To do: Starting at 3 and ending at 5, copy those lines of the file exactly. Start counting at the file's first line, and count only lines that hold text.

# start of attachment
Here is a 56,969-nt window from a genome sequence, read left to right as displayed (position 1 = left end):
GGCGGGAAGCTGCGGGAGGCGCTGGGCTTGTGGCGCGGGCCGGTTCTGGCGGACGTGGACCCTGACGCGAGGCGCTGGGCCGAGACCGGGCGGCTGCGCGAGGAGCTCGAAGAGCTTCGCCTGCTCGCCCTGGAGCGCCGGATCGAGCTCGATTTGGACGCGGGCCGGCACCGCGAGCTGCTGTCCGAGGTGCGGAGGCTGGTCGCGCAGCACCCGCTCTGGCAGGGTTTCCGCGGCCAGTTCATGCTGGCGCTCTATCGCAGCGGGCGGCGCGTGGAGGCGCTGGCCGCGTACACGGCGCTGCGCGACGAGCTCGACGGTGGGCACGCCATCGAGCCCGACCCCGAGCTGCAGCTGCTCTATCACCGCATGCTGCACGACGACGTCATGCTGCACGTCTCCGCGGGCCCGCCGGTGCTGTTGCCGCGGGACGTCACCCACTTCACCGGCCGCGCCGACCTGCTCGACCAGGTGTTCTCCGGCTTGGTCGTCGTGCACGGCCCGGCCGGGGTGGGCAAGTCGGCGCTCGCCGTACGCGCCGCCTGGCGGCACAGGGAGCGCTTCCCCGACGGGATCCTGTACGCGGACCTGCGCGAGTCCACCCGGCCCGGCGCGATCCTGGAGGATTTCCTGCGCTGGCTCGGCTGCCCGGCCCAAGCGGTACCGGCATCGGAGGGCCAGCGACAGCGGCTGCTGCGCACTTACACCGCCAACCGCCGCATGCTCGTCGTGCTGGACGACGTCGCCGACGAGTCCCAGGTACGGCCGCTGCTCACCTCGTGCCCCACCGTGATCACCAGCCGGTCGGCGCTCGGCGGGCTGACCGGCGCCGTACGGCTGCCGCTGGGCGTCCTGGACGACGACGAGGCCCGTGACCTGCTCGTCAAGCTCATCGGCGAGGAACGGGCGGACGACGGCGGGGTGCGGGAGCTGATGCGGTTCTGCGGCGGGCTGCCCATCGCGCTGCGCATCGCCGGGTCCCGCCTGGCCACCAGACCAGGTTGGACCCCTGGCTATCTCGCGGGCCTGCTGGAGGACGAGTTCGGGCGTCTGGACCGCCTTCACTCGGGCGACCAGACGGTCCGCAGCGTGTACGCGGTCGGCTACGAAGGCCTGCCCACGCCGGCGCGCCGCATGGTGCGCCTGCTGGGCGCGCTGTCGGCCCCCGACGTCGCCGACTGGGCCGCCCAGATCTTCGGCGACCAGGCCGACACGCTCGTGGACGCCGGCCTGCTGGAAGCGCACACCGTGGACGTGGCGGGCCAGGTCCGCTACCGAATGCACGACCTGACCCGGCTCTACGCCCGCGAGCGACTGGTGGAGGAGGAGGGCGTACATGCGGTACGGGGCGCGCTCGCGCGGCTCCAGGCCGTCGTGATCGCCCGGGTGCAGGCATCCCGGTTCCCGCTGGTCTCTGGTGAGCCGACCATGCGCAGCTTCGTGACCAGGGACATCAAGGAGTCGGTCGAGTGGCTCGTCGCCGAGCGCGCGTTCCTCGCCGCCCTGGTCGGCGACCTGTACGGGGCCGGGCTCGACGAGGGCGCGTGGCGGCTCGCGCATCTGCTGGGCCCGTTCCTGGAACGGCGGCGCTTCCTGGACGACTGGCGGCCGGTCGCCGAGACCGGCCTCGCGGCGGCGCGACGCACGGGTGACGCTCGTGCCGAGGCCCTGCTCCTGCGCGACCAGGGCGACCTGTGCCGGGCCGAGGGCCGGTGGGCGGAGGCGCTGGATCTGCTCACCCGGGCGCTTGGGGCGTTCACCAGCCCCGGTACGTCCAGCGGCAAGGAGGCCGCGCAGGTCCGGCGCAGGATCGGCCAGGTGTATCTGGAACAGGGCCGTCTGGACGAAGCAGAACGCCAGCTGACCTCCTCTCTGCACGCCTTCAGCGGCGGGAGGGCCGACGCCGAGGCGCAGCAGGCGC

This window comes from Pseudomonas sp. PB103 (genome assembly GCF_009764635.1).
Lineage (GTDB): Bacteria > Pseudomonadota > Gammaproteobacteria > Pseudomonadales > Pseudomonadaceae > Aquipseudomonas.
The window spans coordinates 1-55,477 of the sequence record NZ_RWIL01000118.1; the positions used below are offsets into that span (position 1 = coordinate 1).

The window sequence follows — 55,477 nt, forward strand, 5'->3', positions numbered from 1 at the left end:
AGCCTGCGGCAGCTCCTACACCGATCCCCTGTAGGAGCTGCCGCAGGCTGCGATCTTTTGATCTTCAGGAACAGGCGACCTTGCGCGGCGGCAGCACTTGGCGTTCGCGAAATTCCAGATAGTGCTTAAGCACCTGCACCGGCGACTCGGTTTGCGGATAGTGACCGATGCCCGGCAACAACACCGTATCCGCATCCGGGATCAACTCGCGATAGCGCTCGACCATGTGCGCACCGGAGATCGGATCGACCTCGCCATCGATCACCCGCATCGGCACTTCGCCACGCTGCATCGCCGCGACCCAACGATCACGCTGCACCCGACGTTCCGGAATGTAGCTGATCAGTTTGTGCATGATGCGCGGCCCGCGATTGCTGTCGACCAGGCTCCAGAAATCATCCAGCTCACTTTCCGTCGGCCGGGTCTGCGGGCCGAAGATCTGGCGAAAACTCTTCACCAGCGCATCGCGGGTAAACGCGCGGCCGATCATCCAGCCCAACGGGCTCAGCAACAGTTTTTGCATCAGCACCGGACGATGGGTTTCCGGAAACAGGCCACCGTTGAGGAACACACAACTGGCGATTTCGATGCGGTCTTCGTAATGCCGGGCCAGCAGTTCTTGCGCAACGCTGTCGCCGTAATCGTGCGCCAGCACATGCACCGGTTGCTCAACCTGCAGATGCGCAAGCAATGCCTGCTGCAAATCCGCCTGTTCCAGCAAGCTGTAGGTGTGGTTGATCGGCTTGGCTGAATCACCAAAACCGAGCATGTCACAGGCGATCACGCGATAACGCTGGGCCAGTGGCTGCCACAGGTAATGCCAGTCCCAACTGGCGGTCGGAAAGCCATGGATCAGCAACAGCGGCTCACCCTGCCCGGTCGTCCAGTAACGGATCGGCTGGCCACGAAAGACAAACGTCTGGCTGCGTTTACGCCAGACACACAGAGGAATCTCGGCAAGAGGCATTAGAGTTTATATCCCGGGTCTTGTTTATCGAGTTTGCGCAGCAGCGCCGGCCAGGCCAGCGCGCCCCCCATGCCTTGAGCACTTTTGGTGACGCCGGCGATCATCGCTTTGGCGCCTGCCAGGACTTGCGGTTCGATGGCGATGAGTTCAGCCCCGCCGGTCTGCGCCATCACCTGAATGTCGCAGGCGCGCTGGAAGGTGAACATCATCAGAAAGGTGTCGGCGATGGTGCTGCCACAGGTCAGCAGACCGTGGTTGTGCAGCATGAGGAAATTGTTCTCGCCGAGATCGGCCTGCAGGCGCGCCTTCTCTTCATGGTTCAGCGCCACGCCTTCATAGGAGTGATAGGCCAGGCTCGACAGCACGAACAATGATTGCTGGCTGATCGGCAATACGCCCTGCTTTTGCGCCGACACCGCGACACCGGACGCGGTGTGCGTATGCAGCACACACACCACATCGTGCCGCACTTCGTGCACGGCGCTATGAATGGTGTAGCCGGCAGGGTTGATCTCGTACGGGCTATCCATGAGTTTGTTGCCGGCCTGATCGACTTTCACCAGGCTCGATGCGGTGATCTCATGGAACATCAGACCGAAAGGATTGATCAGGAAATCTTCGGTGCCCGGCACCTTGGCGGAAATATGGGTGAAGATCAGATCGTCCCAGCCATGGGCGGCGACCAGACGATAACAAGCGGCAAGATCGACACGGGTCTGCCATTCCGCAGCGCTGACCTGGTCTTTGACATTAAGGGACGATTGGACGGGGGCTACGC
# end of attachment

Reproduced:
This window comes from Pseudomonas sp. PB103 (genome assembly GCF_009764635.1).
Lineage (GTDB): Bacteria > Pseudomonadota > Gammaproteobacteria > Pseudomonadales > Pseudomonadaceae > Aquipseudomonas.
The window spans coordinates 1-55,477 of the sequence record NZ_RWIL01000118.1; the positions used below are offsets into that span (position 1 = coordinate 1).